Culver City has become the costliest city to do business in, not only in Los Angeles County but throughout several Western states, according to a survey released last month examining the various costs encountered by businesses in more than 150 cities.
The survey was co-authored by El Segundo economic development consulting firm Kosmont Cos. and the Rose Institute of State and Local Government at Claremont McKenna College. It compares local taxes, fees, business property rents and other costs that businesses face in 158 cities, primarily in Southern California but also in nine Western states plus Minnesota and Texas.
The survey was scaled back from previous years and only looked at 30 cities in Los Angeles County. Nonetheless, cities in the county dominated the high-cost rankings, holding seven of the top 10 spots among all 158 cities. Besides Culver City, the cities of Irwindale, Los Angeles, Inglewood, El Segundo, Long Beach and Covina were among the 10 costliest for business.
No Los Angeles County cities were among the seven least expensive cities in the survey.
“Doing business in Southern California has many benefits, but the costs make it increasingly hard to pull off,” said Ken Miller, director of the Rose Institute and a co-author of the survey.
The cost of doing business survey was originally launched on an annual basis by Kosmont Cos. founder and economic development consultant Larry Kosmont in the mid-1990s as a tool for companies to compare municipal taxes and fees throughout Southern California.
Kosmont eventually partnered with the Rose Institute, using the latter’s resources to help expand the survey coverage area to cities in other states, eventually ranking more than 300 cities.
When the pandemic hit, the survey went on hiatus. Last month, a retooled survey was released: the number of cities compared was sliced in half to 158, the comparison variables for each city cut to seven from 12 and the ranking methodology was rejiggered. The survey now compares sales and utility taxes, business license fees/taxes, minimum wage levels, average office rents, median home values and crime frequency. The survey regards higher crime frequency – including property theft – as an increased cost burden for businesses.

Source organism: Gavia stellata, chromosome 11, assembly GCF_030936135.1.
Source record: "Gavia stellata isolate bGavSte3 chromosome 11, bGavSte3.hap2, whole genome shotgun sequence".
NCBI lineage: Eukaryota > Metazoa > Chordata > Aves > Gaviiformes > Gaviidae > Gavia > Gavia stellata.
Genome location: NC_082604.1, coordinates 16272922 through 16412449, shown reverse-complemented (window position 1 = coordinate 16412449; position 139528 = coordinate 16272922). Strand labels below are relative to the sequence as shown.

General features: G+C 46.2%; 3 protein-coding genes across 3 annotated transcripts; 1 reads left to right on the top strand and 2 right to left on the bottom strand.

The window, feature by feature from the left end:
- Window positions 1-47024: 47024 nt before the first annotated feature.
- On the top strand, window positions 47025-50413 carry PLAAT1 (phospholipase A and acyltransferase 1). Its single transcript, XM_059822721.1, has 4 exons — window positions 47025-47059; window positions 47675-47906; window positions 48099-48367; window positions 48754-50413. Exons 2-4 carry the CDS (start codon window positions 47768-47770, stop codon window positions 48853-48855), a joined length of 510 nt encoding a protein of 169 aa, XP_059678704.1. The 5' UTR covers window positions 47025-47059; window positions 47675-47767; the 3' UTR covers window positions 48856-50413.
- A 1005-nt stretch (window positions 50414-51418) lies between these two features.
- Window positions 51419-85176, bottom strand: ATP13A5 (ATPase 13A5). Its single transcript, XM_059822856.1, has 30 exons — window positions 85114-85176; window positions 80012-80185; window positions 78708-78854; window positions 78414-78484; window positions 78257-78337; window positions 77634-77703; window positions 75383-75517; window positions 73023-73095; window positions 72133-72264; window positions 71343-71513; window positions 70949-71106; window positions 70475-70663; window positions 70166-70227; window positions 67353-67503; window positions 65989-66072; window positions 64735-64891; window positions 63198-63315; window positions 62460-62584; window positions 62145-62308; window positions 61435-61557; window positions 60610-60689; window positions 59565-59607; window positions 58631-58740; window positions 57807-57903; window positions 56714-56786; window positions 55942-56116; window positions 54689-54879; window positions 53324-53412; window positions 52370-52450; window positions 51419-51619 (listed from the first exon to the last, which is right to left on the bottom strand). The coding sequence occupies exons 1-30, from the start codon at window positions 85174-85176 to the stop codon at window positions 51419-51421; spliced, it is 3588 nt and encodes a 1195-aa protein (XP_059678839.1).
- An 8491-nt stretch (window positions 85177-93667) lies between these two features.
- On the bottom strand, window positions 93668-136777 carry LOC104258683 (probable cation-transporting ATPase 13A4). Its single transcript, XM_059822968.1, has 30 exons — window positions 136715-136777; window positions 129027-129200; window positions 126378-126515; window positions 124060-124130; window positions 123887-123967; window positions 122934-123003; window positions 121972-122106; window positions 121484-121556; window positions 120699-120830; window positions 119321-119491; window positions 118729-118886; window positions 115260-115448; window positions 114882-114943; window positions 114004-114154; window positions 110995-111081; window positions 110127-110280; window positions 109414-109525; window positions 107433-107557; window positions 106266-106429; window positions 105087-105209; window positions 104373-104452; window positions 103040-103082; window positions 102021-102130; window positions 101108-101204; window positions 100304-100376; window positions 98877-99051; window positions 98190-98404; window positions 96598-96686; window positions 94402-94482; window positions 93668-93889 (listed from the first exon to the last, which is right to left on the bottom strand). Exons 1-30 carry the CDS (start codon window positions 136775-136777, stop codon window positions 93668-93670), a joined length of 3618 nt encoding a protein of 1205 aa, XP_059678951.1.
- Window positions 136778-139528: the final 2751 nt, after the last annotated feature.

Less L.A. focus
From a local perspective, the biggest change was a sharp reduction in the number of Los Angeles County cities compared, from 74 in the 2019 survey to just 30 this time. The main geographic concentrations of the cities are now the San Gabriel Valley and the South Bay region, with no cities showing up from the San Fernando Valley and points further to the west and north.
According to the survey, the focus on the San Gabriel Valley came about because “the cities were chosen by moving outward from the Rose Institute’s location” in Claremont. As for the focus on the South Bay, the survey said that area has become a “hub for new businesses.”
For most of the previous years that the survey was done, Los Angeles placed either first or second as the costliest city in the county. But in this survey, Los Angeles came in third, behind Culver City and Irwindale. Culver City topped the list for the first time in several years, placing in the most expensive category for six of the seven variables. The city also tied with Seattle as the most expensive of all 158 cities in the survey.
Los Angeles fell just short of the most expensive category in sales tax, median home value and crime frequency. But the survey press release notes the passage in November of Measure ULA in the city of Los Angeles increasing the documentary transfer tax on property sales exceeding $5 million could change the city’s standing once again.
“Los Angeles city voters’ recent approval of Measure ULA…illustrates how businesses – especially those buying or selling property in the county’s largest city – will bear extra costs,” the survey said.
Inglewood has risen in the cost rankings to the fourth-most expensive city for business in L.A. County. Property values there have soared with the opening of the SoFi Stadium and the near-completion of the K (Crenshaw-LAX) rail line, which runs through the city.
The survey for the first time also included a section on business headquarters entering and leaving California, looking at the destination cities for business headquarters leaving the state.
Not surprisingly, the bulk of businesses ended up in the adjacent states of Nevada, Oregon and Arizona. The top five destination cities were Las Vegas; New York; Reno, Nevada; Phoenix and Portland, Oregon.
Contrary to the war of rhetoric that has heated up in recent years between Texas and California, Texas has not been the top destination for business headquarters relocating from California: Austin, Houston and Dallas came in at Nos. 6, 8 and 11 respectively.
The survey also tracked the number of business headquarters relocating into California and found that figure increased more rapidly than the number of business headquarters leaving the state. During the 1990s, 5,581 business headquarters were tracked moving into the state; that number increased by a factor of nearly four to 23,087 during the decade of the 2010s. The number of business headquarters leaving the state during those periods roughly tripled to 31,490 during the 2010s.
The survey did not break out the cities within California that business headquarters either moved to or away from.